“We spend way too much time stressing out about standardized tests. Students are stressed as young as third grade and all the way through high school, and teachers are being held accountable for data we don’t believe is making a difference for education,” he said.
Barrett endorsed all three incumbents potentially running for re-election, Margaret Samuels, Pat Heinrich and Rani Dasi, and also offered an open door to potential challengers.
“They are smart people who care, and I know are committed to the success of each and every student in our district,” Barrett said. “But I am also willing to talk with anyone else who wants to consider running.”
Barrett will face fellow democrat, Jen Mangrum, a former UNC Greensboro professor, in the primary election. Incumbent Mark Johnson was the first republican state superintendent in North Carolina in 100 years and has not yet announced his plans for re-election.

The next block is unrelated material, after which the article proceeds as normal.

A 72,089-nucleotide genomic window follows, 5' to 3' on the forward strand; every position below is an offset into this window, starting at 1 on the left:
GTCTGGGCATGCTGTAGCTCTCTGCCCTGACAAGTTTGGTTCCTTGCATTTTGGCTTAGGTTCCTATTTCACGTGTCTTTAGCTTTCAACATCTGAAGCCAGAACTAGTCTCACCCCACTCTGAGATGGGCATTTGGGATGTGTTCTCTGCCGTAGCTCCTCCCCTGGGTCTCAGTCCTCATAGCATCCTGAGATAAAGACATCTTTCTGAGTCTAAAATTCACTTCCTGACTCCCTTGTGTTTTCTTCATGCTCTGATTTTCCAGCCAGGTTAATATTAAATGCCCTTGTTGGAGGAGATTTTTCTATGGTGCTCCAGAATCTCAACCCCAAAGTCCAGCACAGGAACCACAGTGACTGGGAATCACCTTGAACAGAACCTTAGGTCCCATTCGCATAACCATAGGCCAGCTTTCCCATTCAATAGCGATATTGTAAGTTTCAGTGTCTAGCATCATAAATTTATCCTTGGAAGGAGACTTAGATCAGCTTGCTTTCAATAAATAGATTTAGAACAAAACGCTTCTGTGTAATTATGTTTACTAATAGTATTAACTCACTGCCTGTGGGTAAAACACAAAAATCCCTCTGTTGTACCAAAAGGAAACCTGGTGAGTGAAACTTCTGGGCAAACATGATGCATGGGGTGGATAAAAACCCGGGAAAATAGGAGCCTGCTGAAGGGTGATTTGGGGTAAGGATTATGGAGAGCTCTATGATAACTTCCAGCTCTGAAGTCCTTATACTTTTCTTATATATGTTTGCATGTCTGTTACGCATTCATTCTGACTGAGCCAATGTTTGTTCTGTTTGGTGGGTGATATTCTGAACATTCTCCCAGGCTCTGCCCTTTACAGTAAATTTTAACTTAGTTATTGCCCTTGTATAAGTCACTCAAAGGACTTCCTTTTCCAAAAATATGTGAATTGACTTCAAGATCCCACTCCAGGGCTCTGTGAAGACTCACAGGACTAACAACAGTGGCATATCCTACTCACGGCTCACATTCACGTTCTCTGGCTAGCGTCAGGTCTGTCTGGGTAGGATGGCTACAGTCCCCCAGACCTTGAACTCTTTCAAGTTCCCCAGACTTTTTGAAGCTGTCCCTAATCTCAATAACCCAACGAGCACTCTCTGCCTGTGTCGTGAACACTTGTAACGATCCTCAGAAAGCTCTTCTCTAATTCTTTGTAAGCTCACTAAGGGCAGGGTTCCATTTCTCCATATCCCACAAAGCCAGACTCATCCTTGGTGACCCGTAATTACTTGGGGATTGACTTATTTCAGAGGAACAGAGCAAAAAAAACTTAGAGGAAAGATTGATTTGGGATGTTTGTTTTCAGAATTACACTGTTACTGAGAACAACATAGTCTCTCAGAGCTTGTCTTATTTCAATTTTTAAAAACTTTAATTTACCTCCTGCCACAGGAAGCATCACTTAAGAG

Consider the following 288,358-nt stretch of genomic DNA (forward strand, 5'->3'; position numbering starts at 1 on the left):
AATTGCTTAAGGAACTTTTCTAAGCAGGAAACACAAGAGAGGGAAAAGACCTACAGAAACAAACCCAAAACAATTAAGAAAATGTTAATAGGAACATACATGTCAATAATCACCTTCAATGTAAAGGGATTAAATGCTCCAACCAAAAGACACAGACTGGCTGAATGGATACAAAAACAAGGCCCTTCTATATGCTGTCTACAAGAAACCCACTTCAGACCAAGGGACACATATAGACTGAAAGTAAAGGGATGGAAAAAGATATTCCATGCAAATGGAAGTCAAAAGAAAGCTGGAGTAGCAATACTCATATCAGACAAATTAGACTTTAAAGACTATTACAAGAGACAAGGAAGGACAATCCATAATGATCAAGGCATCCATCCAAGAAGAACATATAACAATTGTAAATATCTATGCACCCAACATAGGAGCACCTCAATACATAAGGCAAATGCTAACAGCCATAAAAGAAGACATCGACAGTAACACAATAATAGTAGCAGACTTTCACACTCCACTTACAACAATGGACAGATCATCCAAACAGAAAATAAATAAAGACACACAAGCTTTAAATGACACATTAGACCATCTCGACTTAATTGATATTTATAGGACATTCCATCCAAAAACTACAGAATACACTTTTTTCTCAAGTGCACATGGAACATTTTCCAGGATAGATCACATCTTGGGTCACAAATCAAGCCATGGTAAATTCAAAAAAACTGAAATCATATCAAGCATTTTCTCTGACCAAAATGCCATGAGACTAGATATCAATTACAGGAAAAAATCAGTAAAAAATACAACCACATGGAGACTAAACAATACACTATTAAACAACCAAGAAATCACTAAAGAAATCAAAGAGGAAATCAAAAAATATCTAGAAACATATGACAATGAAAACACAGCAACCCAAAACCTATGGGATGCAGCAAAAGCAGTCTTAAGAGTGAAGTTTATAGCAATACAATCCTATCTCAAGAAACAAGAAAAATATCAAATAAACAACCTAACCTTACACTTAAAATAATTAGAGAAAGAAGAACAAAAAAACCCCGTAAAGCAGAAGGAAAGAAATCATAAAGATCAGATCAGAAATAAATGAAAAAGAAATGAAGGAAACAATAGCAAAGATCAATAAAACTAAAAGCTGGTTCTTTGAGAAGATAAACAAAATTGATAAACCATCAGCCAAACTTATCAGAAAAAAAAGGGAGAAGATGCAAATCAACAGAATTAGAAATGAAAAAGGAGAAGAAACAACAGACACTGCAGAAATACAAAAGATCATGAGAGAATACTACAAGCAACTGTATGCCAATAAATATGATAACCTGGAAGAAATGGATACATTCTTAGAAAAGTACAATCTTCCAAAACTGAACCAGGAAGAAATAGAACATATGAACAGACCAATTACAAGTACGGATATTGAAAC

Margaret Samuels, chairwoman of the CHCCS Board of Education, personally endorsed Barrett’s candidacy.
“I think you can’t possibly get someone with more support and more advocacy for public education than James Barrett,” Samuels said.
During his tenure on the board, Barrett said his greatest influence on CHCCS was addressing disparities in performance between disadvantaged students and their peers by hiring an equity director. He said the focus on equity has led to the school system modifying discipline practices, changing hiring practices to recruit and train teachers of color and making instructional changes to provide culturally relevant information to students.
“I remember when he first ran for school board, he was one of the biggest voices of ways to close the achievement gap of what we need to do and focus on to get that done,” Samuels said. “He’s really brought out the conversation on equity in our district in a new way, and across the state we need to focus on equity.”
Barrett will face Mangrum in the primary election in 2020.